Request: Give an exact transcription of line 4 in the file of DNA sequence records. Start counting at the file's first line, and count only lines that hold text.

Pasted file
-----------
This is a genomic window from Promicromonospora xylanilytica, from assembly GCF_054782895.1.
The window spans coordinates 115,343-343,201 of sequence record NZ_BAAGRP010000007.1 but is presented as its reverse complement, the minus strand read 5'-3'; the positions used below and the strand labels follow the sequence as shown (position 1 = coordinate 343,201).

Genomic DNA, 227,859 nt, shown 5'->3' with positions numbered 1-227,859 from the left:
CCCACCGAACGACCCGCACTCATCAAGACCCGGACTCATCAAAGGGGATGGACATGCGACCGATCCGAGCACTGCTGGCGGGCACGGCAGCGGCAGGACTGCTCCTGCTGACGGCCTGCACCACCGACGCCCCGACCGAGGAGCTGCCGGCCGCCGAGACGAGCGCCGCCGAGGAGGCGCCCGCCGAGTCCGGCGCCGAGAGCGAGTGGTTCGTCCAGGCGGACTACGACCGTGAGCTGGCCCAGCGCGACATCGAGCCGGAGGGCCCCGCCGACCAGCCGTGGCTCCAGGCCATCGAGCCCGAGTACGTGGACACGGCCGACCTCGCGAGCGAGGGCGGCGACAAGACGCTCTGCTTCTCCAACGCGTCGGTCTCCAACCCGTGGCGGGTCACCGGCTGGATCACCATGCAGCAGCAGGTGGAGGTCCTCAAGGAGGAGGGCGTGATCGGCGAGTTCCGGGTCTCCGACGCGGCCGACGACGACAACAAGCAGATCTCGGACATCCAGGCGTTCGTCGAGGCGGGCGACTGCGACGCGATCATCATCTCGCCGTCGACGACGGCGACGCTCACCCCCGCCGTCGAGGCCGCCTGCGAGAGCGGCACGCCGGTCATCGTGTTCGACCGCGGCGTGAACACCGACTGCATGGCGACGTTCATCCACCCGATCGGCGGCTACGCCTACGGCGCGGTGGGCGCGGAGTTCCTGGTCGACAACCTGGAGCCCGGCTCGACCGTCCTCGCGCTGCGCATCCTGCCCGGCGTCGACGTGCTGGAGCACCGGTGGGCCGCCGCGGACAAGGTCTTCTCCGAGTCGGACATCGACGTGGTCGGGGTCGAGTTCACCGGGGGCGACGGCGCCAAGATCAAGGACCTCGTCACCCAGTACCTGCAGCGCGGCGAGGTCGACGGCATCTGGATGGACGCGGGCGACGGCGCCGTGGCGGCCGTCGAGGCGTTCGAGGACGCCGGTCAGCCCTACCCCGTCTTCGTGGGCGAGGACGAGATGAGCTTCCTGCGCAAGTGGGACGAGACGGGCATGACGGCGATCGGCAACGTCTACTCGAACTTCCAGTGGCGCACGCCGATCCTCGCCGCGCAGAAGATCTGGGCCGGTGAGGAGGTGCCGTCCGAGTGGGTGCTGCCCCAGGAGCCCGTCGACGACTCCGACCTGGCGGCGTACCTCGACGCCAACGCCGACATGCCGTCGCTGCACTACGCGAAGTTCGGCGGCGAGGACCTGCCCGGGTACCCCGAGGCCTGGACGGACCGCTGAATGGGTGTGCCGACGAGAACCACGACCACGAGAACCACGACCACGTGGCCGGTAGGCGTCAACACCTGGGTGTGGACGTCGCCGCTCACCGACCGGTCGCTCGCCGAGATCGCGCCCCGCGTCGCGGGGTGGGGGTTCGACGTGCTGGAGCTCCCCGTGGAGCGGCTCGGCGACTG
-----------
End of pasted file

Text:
CCCACCGAACGACCCGCACTCATCAAGACCCGGACTCATCAAAGGGGATGGACATGCGACCGATCCGAGCACTGCTGGCGGGCACGGCAGCGGCAGGACTGCTCCTGCTGACGGCCTGCACCACCGACGCCCCGACCGAGGAGCTGCCGGCCGCCGAGACGAGCGCCGCCGAGGAGGCGCCCGCCGAGTCCGGCGCCGAGAGCGAGTGGTTCGTCCAGGCGGACTACGACCGTGAGCTGGCCCAGCGCGACATCGAGCCGGAGGGCCCCGCCGACCAGCCGTGGCTCCAGGCCATCGAGCCCGAGTACGTGGACACGGCCGACCTCGCGAGCGAGGGCGGCGACAAGACGCTCTGCTTCTCCAACGCGTCGGTCTCCAACCCGTGGCGGGTCACCGGCTGGATCACCATGCAGCAGCAGGTGGAGGTCCTCAAGGAGGAGGGCGTGATCGGCGAGTTCCGGGTCTCCGACGCGGCCGACGACGACAACAAGCAGATCTCGGACATCCAGGCGTTCGTCGAGGCGGGCGACTGCGACGCGATCATCATCTCGCCGTCGACGACGGCGACGCTCACCCCCGCCGTCGAGGCCGCCTGCGAGAGCGGCACGCCGGTCATCGTGTTCGACCGCGGCGTGAACACCGACTGCATGGCGACGTTCATCCACCCGATCGGCGGCTACGCCTACGGCGCGGTGGGCGCGGAGTTCCTGGTCGACAACCTGGAGCCCGGCTCGACCGTCCTCGCGCTGCGCATCCTGCCCGGCGTCGACGTGCTGGAGCACCGGTGGGCCGCCGCGGACAAGGTCTTCTCCGAGTCGGACATCGACGTGGTCGGGGTCGAGTTCACCGGGGGCGACGGCGCCAAGATCAAGGACCTCGTCACCCAGTACCTGCAGCGCGGCGAGGTCGACGGCATCTGGATGGACGCGGGCGACGGCGCCGTGGCGGCCGTCGAGGCGTTCGAGGACGCCGGTCAGCCCTACCCCGTCTTCGTGGGCGAGGACGAGATGAGCTTCCTGCGCAAGTGGGACGAGACGGGCATGACGGCGATCGGCAACGTCTACTCGAACTTCCAGTGGCGCACGCCGATCCTCGCCGCGCAGAAGATCTGGGCCGGTGAGGAGGTGCCGTCCGAGTGGGTGCTGCCCCAGGAGCCCGTCGACGACTCCGACCTGGCGGCGTACCTCGACGCCAACGCCGACATGCCGTCGCTGCACTACGCGAAGTTCGGCGGCGAGGACCTGCCCGGGTACCCCGAGGCCTGGACGGACCGCTGAATGGGTGTGCCGACGAGAACCACGACCACGAGAACCACGACCACGTGGCCGGTAGGCGTCAACACCTGGGTGTGGACGTCGCCGCTCACCGACCGGTCGCTCGCCGAGATCGCGCCCCGCGTCGCGGGGTGGGGGTTCGACGTGCTGGAGCTCCCCGTGGAGCGGCTCGGCGACTG